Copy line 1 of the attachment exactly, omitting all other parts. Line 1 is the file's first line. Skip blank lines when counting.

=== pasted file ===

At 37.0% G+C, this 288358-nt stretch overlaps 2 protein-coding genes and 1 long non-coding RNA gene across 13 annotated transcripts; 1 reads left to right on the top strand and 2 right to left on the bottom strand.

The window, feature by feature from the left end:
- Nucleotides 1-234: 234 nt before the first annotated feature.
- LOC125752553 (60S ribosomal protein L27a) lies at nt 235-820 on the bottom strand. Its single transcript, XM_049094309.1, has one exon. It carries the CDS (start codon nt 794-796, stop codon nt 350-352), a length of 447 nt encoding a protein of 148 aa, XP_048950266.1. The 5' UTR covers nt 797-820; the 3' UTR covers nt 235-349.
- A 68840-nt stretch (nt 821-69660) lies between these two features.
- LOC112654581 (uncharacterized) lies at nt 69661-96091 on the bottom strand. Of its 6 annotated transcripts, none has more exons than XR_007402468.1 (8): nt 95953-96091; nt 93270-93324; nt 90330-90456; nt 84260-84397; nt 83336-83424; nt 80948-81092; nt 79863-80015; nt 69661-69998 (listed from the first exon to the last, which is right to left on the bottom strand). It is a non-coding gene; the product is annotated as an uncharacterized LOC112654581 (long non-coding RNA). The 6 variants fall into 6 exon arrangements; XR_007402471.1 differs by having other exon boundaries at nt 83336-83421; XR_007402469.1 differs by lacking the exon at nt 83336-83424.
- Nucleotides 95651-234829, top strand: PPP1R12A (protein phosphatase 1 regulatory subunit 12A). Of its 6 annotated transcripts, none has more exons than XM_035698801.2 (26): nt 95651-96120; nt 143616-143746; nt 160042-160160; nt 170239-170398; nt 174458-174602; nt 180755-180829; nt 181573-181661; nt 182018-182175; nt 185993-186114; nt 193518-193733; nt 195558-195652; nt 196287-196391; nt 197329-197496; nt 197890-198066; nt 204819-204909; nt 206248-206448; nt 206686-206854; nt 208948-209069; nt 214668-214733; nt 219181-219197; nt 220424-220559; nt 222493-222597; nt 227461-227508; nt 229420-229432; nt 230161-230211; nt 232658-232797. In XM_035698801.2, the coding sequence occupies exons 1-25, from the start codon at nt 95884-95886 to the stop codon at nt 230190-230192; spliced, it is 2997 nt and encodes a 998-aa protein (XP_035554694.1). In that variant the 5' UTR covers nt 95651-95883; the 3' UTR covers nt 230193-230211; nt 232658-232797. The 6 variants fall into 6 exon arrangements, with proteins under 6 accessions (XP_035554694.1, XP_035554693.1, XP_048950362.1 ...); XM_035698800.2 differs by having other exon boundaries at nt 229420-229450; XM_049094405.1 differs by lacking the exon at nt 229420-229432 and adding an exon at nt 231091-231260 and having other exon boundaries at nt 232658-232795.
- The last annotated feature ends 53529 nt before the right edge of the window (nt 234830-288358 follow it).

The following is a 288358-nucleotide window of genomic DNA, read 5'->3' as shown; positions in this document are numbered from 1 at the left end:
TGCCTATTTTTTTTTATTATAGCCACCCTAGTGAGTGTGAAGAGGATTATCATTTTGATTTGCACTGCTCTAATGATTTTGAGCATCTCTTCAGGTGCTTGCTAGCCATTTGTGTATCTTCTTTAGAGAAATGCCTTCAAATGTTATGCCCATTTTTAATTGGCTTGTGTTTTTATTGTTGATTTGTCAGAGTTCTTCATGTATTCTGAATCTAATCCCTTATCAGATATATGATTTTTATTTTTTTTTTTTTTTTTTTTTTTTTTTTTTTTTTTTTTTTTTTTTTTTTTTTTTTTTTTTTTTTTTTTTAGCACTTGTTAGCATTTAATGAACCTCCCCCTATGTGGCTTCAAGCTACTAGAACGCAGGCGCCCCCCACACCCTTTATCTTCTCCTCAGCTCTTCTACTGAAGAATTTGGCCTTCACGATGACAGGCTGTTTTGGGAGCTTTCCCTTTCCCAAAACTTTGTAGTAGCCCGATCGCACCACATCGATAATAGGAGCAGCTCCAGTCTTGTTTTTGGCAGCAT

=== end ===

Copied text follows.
At 37.0% G+C, this 288358-nt stretch overlaps 2 protein-coding genes and 1 long non-coding RNA gene across 13 annotated transcripts; 1 reads left to right on the top strand and 2 right to left on the bottom strand.